Jessica Lilly Published

Northfork Water Woes: A Failing System


Northfork has been on a boil water advisory since July 2013, even longer than the folks in neighboring Wyoming County in Bud/Alpoca. It’s the seventh boil water advisory since 2009. Some residents in higher elevations have gone more than five weeks without water in their homes. But like in Alpoca, once again, part of the problem is an outdated water treatment system.

The latest boil water advisory for about 180 customers on the town’s water system was issued after the filter basically stopped working.


Credit Jessica Lilly
The water system is located inside a cinder-block building in Northfork along the Elkhorn Creek River.


Credit Jessica Lilly
To cope, worker Larry Porterfield (far right) says they flush the system about every other day which causes pressure to drop.

“That’s what they recommend but now we have to do it every other day because the filtration material has got to its limit where it’s not working any more,” Porterfield said. “So we need to replace that and that will filter the water better.”

The rust runs deep inside the two story cinder block building. Upstairs is access to two water filters.


Credit Jessica Lilly
The gauge read a high reading on this day.

The workers say that the water comes from a deep well under the building. The water is fed to a tank on a hill and then flows back to the pump-house to be filtered, put in a clear well and finally pumped to customers.

Downstairs Porterfield shows me the pressure reading. On this day, it was high.

“Everybody should be having good pressure,” Porterfield said, “but like when the pressure goes down to 60 sometimes 40 and folks on the higher elevations don’t have any water.”

Flushing combined with a bitter cold winter, several private busted pipes, and almost constantly running water to keep pipes from freezing creates very low pressure at times.   


Credit Jessica Lilly
The access port for the filter discharge to the finished water clear well.

Northfork worker Joe Gadberry says finding and fixing underground leaks is another challenge.

"We basically create miracles with what we got," Gadberry said. "What we got is we maintain to make we got water. It would be nice to have a backhoe but most of the times we dig it by hand."

To top it off, the main meter that measures the amount of water leaving the pumphouse, is broken.

Inside the building to the right of the metal stairs, a large pipe runs parallel to the ground. The pipe eventually curves through the floor. At the bend, sits a meter covered in what appears to be a mixture of moisture, rust and corrosion. I ask Porterfield about it.

At city hall, I find city Councilman Curtis Spencer, who also serves as chairman of the water board.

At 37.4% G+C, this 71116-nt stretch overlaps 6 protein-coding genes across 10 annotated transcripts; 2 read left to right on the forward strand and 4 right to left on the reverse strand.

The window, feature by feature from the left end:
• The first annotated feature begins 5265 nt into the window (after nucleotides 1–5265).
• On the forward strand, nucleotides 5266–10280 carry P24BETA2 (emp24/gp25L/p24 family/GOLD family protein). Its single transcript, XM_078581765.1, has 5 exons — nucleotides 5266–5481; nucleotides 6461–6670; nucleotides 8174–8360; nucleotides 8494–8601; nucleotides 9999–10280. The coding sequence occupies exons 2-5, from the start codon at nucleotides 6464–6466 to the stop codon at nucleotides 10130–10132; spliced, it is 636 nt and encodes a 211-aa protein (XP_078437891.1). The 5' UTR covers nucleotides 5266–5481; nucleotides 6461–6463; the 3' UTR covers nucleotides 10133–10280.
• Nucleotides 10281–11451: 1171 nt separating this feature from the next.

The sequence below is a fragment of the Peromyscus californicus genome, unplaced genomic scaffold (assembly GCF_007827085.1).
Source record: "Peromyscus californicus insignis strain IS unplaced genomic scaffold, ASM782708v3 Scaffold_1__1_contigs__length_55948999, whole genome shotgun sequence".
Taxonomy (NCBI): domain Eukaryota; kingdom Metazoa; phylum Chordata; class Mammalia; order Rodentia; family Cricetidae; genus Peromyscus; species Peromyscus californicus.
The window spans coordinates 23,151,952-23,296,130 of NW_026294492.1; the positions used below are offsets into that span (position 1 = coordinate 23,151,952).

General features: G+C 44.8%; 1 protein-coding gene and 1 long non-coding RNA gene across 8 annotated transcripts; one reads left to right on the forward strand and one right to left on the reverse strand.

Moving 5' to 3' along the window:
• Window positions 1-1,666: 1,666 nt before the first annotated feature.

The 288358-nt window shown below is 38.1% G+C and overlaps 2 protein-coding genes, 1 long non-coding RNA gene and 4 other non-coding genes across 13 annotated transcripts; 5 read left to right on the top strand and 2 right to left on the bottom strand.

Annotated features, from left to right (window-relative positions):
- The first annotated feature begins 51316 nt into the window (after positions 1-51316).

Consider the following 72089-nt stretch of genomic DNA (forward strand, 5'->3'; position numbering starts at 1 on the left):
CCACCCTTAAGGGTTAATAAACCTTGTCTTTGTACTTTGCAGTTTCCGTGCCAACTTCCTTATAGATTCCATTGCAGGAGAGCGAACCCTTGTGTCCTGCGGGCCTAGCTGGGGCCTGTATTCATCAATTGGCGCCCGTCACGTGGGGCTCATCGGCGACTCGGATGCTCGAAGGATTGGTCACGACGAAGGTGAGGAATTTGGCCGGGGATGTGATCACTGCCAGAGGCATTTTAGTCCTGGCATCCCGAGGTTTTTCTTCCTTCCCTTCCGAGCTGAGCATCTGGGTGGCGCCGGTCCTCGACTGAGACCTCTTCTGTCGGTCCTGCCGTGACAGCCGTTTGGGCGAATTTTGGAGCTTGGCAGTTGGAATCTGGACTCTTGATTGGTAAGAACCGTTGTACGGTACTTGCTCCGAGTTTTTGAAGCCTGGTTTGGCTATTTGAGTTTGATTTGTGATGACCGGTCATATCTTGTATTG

“It’s an old system,” Spencer said. “We’re just trying to make it last until the PSD come down but there’s not definite date when they going to be here.”


Credit Jessica Lilly
The main water meter is broken.

Northfork will eventually be a part of the Elkhorn Water Project. The project is broken down into four phases with plans to pick up old coal camp towns along route 52 starting just past the Mercer/McDowell line where a new water plant will be located. The initial waterline will be installed from there through Maybeury, and eventually ending up in Northfork Hollow.

Bids for Phase one go out this month and construction is expected to be complete after one year. Phase two, which is still at least two years away, is expected to bring a dependable clean water supply to Northfork. The McDowell County Public Service District has been working to coordinate the project as quickly as possible. Executive Director Mavis Brewster says it just takes time.

“A lot of times with the residents they don’t understand the process,” she said. “They just have a need for the water and they don’t understand all the hoops that you have to jump through.”

“But it’s so rewarding once you see those residents actually having good safe quality water that they’ve never had before.”

Brewster says the biggest challenge is securing funding. She hopes Small Cities Block grants will pay for phase two. 

The water board was created late December 2013 to make improvements to the system and collect on delinquent accounts. Board president Curtis Spencer says about 40 percent  of the customers have stopped paying their bills.

“Some of them can’t,” he said. “The town has been real lenient with them. We’re getting to the place where we just going to have to get tough on them.”

Phase two is dependent upon an election in neighboring Keystone. The town has to tie into the PSD in order to move the project along.